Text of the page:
Why Women Suppress Their Full Potential

Why some women limit their full ability to succeed in life and how to combat the pressure put on by some men, other women, and yourself


Eve Slemp

Opinion of: EVE SLEMP

In a society that is mainly male-dominated, when women start rising to the top in business and academics, the shift in roles makes people uncomfortable. As our society progresses, gender roles have noticeably shifted, especially now that women are taking on more roles in the workforce which were once deemed as “masculine.”

In 1967, only 27 percent of mothers were the primary financial supporters of the family, while in 2022, 40 percent of women were the sole providers for families. Yet, when women do have ambitions and dreams, they are often stripped of their power by men, other women, and even themselves on their journey to success.

For example, in secondary school, the belittling of women can show. As the pressure to take advanced classes rises, some women, especially in STEM classes surrounded by men, feel uncomfortable and experience misogynistic dialogue between classmates.

When applying to competitive colleges, they are bombarded with comments like “You don’t deserve to get in” and “You’re wasting your application.” This continues throughout college and into the workplace in different forms.

Chemistry teacher and CalTech graduate Lori Singer has similar experiences. Her professor rarely allowed her to “feel good enough” as a woman in STEM.

“I spent four years convinced I wouldn’t let him win. But, it dawned on me that nothing could change who he was. I decided to take control of my own path and not let others bring me down,” Ms. Singer said.

Statistically, in the United States, men now are more likely to drop out of college than women. In contrast, women make up half the workforce and are earning more college and graduate degrees than men, according to The NYT. With this in mind, why should women ever feel pressured to lessen their dreams and sense of self-accomplishment?

Why should women be persecuted by others for being successful? As women are growing to be more prosperous in the workforce, their dreams should not be diminished and deemed “unrealistic” or “impossible.”

Especially today, it should be well-known that women are equal to men.

From academics, careers, and at home expectations, women and men should share the same roles and responsibilities.

Although, in the workplace, the dynamics differ greatly. Men are given “kudos” when they are assertive in order to “seal a deal,” yet when a woman acts in a similar way to get ahead, she is seen as “bossy.” Competition in the workforce between men and women on multiple accounts has led to mental abuse, manipulation, “mansplaining,” lack of self-esteem for women, and a toxic culture.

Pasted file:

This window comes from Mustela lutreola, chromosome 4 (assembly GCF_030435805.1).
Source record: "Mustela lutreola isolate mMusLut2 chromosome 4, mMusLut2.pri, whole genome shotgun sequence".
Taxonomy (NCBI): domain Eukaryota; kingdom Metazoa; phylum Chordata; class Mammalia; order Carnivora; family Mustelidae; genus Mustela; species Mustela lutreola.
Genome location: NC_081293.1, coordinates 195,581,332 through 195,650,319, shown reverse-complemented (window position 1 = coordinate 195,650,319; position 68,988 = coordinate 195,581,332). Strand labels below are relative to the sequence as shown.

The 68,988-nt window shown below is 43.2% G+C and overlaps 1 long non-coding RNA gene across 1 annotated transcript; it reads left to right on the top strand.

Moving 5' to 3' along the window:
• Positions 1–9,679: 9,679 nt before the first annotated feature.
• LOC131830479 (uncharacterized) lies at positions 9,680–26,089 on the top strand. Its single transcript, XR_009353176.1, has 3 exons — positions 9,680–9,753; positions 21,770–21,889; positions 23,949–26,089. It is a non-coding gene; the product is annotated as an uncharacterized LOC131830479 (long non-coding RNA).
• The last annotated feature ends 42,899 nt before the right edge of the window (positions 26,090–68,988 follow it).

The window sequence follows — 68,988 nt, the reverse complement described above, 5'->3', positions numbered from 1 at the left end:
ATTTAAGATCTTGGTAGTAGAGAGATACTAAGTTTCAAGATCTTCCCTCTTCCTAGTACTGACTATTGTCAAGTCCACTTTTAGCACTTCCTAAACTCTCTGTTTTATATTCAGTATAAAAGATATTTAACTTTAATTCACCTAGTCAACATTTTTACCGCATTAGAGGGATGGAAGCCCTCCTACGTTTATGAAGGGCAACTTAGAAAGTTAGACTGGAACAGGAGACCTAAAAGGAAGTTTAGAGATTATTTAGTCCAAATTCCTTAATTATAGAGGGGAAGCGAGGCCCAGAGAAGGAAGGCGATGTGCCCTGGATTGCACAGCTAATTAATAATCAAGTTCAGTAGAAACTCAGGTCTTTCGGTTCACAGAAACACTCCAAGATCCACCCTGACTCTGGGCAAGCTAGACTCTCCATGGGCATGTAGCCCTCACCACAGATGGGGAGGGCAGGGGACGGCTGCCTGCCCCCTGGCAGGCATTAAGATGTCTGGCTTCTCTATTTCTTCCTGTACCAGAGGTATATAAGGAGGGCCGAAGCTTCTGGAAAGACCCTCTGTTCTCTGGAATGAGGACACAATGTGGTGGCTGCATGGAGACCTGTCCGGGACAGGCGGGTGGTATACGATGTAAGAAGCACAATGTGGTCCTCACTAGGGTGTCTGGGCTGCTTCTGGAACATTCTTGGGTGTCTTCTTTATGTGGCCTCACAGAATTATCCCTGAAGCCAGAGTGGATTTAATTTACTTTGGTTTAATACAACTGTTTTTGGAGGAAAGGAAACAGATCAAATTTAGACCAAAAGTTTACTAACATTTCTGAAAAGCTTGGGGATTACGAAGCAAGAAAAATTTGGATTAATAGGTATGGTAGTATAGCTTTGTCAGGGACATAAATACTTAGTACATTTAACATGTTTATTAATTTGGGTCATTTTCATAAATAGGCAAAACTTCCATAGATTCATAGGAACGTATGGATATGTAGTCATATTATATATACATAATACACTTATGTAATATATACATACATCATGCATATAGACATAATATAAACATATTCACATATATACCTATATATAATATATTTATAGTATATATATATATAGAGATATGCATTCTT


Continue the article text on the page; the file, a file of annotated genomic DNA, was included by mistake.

It is easy to lose confidence in yourself after you’re made to feel less than others day after day, and that you will never be successful, no matter how hard you try, simply because you’re a woman.

Other women can degrade other women through “female rivalry.” According to Harvard Business Review, female rivalry stems from internalized sexism emitted from society. Especially in careers, some women view opportunities as “one seat at a table,” which creates a “me or her” mentality.

In such a competitive world, some women put down other women because they believe that’s the only way to get
ahead. But, this mindset is actually counteractive. It is proven that more diverse teams perform better in a work
environment. Therefore, if some women adopt this “scarcity mindset,” it holds all women back. Women need to lift each other up, which ultimately creates more opportunities and success for all.

Though, when one lacks that support system, her mind can become flooded with intrusive thoughts and self-doubt. This comes with fear of judgment and “not being good enough” when trying to achieve such ambitions. We can hide, running away from the feeling of embarrassment, dumbing down our ideas, resorting to “people-pleasing,” and becoming overly apologetic for our efforts.

Society creates this trap attempting to keep women down, making them afraid to become that brave, strong woman.

This needs to stop.

As Tina Fey says, “Confidence is 10 percent hard work and 90 percent delusion — just thinking foolishly that you will be able to do what you want to do.” We should be able to celebrate our successes and thrive in ways we want to. No one should put women down for being a “self-assured go-getter.”

Society needs to change the way women are perceived; we cannot go on shaming and degrading women for their hard work.

“You have to believe in yourself. Do not allow others to determine your worth. You can do anything,” Ms. Singer said.

In this competitive society, it is far too easy to slip away from reality and distance oneself from goals because of the opinions of others.

Stop. Everyone else in society does not have a say in your ability, your self-worth, and your future. It is up to you to persevere and make your life as successful as you make it.